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Most sports fans likely know how Stephen Curry is breaking new ground on the court, with the Golden State Warriors star playing basketball this season at an insanely high level and in a way no one has seen before.

Slyce CEO Bryant Barr. Photo via Slyce.
Slyce CEO Bryant Barr. Photo via Slyce.

But Curry’s innovations don’t stop when the buzzer sounds — he’s also helping develop new technology that improves the way athletes and influencers communicate with fans on social media.

Curry is the co-founder of Slyce, a new Bay Area startup that wants to change how celebrities utilize social media tools and help them sort through all the noise in an efficient manner.

The NBA star teamed up with former Nike employees Bryant Barr and Jason Mayden to launch Slyce. Barr, the company’s CEO and a former teammate of Curry at Davidson (see the photo above), told GeekWire that the idea for Slyce came about after he noticed how Curry’s social media activity started to decline once he reached a certain number of followers.

“We started talking about why, and he said it was mostly just a pain in the butt,” Barr explained. “It was too much of a hassle and there were too many pain points to make it worth his time to actually engage with fans in unique and authentic ways.”

An example of a Q&A session on Slyce.
An example of a Q&A session on Slyce.

The long-time friends continued to talk about this problem and soon enough Barr recruited Mayden — who spent 13 years at Nike, serving as the Innovation Director for Digital Sport and Global Design lead for Jordan Brand — and fellow Stanford Business School classmate Jim Cai to help found Slyce last year.

The platform essentially acts as an intermediary between the athletes and fans, helping the former sift through inbound traffic and also allowing them to push out relevant content. The big idea is to help athletes and other influencers build their online brand with more control, somewhat similar to how The Players’ Tribune bridges the gap between athlete and fan.

For example, Slyce recently organized a question-and-answer session for Curry and showed him the most important or “best” questions, depending on what he values most. The startup went through more than 1,000 user-submitted questions and boiled them down to the best 35.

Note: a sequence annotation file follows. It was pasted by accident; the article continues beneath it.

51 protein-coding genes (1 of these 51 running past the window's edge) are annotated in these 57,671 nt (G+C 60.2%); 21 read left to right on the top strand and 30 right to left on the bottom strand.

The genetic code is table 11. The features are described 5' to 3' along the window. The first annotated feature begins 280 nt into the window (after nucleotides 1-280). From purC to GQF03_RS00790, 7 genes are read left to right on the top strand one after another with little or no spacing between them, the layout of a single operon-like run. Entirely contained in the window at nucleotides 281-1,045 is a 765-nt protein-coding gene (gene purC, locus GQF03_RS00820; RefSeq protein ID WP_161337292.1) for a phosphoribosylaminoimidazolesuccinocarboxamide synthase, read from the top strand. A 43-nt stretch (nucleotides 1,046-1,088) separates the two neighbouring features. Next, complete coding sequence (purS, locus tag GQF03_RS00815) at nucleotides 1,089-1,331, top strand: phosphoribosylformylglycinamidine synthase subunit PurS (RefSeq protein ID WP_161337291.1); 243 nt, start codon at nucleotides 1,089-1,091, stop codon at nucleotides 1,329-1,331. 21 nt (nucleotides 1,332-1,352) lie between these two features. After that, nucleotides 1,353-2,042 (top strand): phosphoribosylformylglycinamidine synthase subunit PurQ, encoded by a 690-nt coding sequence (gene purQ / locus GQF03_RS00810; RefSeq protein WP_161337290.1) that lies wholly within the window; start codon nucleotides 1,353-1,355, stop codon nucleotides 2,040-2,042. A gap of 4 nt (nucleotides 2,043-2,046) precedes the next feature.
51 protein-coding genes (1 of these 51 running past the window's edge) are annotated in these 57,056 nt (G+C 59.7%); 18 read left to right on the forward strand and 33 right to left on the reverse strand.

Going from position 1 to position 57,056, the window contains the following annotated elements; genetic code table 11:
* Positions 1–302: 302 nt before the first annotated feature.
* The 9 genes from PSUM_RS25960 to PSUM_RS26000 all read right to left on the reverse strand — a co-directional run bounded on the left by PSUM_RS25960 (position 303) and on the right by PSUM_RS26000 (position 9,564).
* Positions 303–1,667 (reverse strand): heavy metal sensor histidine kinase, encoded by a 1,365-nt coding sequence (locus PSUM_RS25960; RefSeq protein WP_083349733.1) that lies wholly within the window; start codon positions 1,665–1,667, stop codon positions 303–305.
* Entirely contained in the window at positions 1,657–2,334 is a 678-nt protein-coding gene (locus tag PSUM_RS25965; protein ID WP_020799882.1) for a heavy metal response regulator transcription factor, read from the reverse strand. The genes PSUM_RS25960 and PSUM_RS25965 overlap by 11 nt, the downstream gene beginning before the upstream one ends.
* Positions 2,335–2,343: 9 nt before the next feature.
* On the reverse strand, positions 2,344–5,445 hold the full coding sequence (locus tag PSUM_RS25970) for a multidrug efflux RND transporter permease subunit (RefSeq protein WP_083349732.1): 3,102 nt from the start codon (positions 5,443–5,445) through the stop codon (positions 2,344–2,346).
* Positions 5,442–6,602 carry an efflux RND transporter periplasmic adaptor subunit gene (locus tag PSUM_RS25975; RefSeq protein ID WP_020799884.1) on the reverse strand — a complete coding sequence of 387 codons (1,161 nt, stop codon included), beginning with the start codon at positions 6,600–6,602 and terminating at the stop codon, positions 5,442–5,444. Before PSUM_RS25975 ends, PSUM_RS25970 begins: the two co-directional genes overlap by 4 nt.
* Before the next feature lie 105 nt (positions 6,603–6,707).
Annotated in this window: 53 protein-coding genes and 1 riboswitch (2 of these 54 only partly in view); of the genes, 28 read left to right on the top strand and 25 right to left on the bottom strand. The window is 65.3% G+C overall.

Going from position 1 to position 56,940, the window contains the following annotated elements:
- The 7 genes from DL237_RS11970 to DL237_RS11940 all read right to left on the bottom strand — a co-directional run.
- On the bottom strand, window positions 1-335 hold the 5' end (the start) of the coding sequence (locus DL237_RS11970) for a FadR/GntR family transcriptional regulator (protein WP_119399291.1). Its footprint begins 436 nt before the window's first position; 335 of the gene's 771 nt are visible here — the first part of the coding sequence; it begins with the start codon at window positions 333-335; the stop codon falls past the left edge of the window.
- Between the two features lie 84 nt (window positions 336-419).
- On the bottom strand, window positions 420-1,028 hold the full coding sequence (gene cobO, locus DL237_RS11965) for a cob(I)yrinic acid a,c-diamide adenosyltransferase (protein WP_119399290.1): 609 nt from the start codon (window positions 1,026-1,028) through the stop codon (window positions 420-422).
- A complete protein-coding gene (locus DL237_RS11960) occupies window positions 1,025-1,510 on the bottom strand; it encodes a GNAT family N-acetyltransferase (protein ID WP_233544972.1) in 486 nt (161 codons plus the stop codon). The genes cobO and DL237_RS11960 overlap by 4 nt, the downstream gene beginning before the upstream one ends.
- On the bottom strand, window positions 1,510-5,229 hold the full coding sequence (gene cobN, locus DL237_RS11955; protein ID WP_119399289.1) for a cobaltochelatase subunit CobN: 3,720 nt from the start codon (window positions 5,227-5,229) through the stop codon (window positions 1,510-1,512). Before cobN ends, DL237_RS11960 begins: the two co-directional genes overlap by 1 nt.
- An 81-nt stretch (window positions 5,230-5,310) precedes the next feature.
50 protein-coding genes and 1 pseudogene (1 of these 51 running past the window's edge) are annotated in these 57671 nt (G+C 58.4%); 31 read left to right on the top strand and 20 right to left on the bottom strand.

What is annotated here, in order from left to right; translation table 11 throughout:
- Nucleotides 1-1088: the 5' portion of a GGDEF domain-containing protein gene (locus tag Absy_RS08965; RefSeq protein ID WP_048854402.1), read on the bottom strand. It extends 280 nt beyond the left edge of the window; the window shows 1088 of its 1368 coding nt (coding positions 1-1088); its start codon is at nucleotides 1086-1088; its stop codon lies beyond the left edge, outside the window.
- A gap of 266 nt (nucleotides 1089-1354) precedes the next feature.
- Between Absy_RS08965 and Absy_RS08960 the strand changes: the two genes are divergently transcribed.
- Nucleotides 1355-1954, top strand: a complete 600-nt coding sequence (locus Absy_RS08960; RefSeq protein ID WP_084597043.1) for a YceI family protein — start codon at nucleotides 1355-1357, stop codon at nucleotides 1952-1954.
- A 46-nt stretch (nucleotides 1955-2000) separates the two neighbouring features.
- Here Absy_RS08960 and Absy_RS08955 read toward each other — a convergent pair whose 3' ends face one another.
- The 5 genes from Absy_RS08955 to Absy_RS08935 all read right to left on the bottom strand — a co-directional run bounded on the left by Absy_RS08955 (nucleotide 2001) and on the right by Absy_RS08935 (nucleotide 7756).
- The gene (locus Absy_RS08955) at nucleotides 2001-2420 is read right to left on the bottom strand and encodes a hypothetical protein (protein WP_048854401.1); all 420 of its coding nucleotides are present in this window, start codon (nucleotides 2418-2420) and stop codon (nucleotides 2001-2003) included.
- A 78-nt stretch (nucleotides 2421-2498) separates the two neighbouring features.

“We are providing the athlete with the most contextually-relevant and appropriate questions,” Barr noted.

Kent Bazemore, a small forward who plays for the Atlanta Hawks, told GeekWire that he’s a big fan of the Q&A product. He conducted a session last month and talked with fans about everything from basketball to the recent controversy surrounding the FBI and Apple.

“The Q&A is my favorite thing about social media,” Bazemore said.

Barr noted that Bazemore used his Q&A session as a chance to talk with fans about more than just his performance during last night’s game. The CEO explained how something like Slyce helps athletes better control their narrative outside of what’s being talked about or written up in traditional media.

slyce111“They are super talented on the court or field, but when they come off, they are just a normal person looking to have a normal conversation,” Barr said. “These conversations aren’t happening anywhere else.”

Slyce’s technology development is still in its early stages. There are plans to use big data and machine learning to make the Q&A process more automated, for example.

The company’s app also lets athletes easily post content to a bevy of social platforms from one place. Barr noted that Slyce wants to develop a way for big brands to deliver content to their sponsored athletes, who can then share it with social media followers in a manner they choose. Brands would also be able to get insights and analytics on how fans engage with said content.

Mayden, who serves as the company’s chief product officer, added that one of the problems he noticed while at Nike was the fragmented work flow of how brands communicate with their athletes.

“There are always moving pieces and a lot of details are lost,” he said. “We can automate this workflow and make it more simple, while creating value for every single person in the chain.”

Slyce certainly has competition, from other startups to tech giants like Facebook with its Facebook Mentions product. While its technology may be innovative, the company’s secret sauce seems to be its knowledge of the sports world and its relationships with athletes.

“A lot of this is about trust and authenticity,” Mayden said. “Our background allows us to be the trusted partner and collaborator to push out the stuff that athletes want to get out in the world.”

Barr noted that there are about ten athletes currently using Slyce, many of whom are in constant contact with the co-founders, offering feedback on what they like or dislike.

“We view ourselves as working directly with athletes and not just creating something for them,” Barr said.

Baltimore Ravens running back Justin Forsett said Slyce is “truly something special.”

“I choose Slyce because I don’t feel like just another number or profile,” Forsett told GeekWire. “I feel like I’m actually a part of a movement and family. The platform that Slyce provides me gives me a sense of empowerment that I don’t feel with other apps that are out there.”

Slyce has raised $900,000 to date and employs five at its Bay Area office. Curry, also an investor, is not involved in the day-to-day processes but Barr called him a “huge thought partner.” Curry is involved in other technology-related endeavors, as are a few of his teammates.

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